Macbeth Masculinity Analysis

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In Shakespeare’s Macbeth, masculinity is not axiomatic, rather, it is constantly challenged and redefined by different characters throughout the play. After the murdering of King Duncan, Lady Macbeth ridicules Macbeth for behaving weak and naïve, by saying “my hands are of your color, but I shame to wear a heart so white” (2.2.63-64). Even after committing the murder of King Duncan, Macbeth’s masculinity is challenged, since he experiences feelings of guilt, shame and fear, all of which do not fall under the Macbeths’ definition of manhood. Lady Macbeth criticizes Macbeth, because even though she also plays a role in the killing of king Duncan, Macbeth, who is supposed to be brave, fearless and undaunted, cowers like an infant and allows his conscience to to guilt-trap him, proving that he is not evil, heartless or manly enough. On the contrary, Macduff has a different definition for manhood, for he believes that manhood is a matter of strength and responsibility, which he proves after his family is murdered in act four. When Macduff learns that his family has is slaughtered, he is overcome by…show more content…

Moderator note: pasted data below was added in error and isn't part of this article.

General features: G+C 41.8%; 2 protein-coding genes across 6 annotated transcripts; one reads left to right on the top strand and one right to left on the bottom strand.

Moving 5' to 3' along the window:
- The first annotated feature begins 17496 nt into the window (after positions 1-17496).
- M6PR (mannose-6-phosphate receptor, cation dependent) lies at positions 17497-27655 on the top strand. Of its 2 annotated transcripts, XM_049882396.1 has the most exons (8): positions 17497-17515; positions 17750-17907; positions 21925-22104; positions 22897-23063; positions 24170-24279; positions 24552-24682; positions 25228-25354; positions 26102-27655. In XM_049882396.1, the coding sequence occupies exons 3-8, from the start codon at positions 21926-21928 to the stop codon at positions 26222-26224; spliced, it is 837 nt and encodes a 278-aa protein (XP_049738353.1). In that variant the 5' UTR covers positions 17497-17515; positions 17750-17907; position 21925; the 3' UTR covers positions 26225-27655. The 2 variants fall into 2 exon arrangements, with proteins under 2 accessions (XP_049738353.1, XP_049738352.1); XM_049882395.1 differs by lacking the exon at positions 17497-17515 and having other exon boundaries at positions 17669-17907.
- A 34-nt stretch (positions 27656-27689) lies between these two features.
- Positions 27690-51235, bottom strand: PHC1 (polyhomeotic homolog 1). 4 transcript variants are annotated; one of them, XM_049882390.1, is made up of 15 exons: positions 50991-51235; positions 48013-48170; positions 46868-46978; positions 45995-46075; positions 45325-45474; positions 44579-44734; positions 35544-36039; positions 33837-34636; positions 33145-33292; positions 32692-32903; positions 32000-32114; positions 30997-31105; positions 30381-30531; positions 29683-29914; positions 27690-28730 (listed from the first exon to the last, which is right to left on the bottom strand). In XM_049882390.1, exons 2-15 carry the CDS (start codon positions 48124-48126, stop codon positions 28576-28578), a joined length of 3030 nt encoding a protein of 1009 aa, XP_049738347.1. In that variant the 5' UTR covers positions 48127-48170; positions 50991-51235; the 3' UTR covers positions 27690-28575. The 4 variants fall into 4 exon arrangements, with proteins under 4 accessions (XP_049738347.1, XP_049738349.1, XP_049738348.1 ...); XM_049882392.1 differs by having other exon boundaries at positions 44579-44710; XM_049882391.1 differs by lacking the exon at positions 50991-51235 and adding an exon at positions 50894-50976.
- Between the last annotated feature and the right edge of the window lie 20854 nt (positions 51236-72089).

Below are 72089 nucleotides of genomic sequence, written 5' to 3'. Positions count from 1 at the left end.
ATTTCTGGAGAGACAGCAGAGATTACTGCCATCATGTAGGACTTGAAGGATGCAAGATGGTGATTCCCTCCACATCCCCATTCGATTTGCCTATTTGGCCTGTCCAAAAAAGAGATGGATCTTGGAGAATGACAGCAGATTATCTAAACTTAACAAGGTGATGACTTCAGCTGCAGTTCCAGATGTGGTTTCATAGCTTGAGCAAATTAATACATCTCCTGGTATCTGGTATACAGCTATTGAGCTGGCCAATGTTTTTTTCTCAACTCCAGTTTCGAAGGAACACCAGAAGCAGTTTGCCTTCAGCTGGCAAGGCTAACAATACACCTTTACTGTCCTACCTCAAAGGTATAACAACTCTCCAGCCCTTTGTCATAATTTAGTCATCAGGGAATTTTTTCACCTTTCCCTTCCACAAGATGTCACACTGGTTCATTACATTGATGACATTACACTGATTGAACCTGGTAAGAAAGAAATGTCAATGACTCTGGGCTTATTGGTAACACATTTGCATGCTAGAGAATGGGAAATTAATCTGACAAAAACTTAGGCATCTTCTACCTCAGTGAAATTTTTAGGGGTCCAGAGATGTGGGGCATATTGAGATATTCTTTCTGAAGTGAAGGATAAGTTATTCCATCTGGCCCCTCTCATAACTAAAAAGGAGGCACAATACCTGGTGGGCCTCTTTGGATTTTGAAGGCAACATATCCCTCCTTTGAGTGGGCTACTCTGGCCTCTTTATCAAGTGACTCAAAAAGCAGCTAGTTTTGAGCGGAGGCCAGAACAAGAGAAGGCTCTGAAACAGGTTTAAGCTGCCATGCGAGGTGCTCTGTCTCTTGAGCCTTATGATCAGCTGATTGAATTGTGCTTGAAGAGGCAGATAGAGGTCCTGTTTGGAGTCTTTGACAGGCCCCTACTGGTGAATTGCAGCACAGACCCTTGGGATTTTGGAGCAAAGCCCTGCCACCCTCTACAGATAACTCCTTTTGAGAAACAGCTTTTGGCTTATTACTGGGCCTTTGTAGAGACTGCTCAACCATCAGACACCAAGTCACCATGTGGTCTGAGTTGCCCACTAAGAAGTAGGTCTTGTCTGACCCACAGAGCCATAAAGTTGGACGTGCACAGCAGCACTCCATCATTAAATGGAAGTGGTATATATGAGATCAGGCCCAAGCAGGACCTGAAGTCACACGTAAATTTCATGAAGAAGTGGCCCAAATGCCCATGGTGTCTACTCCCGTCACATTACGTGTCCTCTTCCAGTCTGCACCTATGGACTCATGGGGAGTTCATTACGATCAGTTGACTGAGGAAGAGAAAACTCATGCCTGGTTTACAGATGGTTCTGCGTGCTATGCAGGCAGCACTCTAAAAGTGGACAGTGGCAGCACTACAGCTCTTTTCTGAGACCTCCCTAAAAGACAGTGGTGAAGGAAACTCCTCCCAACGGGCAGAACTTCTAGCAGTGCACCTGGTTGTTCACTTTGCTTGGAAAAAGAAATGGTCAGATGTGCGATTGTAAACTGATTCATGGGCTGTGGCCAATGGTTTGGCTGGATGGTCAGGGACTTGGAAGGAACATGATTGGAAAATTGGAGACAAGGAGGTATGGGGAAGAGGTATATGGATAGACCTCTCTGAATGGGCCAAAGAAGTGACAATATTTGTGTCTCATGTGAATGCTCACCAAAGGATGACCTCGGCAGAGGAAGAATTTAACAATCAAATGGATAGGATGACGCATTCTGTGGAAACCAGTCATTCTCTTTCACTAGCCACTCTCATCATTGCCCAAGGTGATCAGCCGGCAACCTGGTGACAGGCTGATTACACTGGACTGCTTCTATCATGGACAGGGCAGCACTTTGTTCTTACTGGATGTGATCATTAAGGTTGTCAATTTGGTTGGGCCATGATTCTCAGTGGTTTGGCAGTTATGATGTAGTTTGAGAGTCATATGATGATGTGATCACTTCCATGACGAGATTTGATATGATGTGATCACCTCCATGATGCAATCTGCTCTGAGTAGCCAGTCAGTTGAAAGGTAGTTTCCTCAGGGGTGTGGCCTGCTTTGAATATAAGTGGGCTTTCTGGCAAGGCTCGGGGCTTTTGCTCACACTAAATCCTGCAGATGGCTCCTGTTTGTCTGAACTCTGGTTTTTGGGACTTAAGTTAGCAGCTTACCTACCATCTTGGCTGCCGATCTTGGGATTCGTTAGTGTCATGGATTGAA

Loyalty to his country is a trait of manhood , which is why Malcolm is the embodiment of all that is good in kingship.This is seen particularly in Act IV, Scene 3, in which he tests the allegiance of Macduff, by putting on an act in order to strengthen the prospect of good. This is in stark contrast to Macbeth’s definition of masculinity; the fact that only the evil and heartless men are truly masculine. In conclusion, the definition of manhood in Macbeth varies greatly from character to character, since Macbeth and his wife understand that evilness and brutality define masculinity, while Macduff and Malcom believe that loyalty, responsibility and strengths are signs of true

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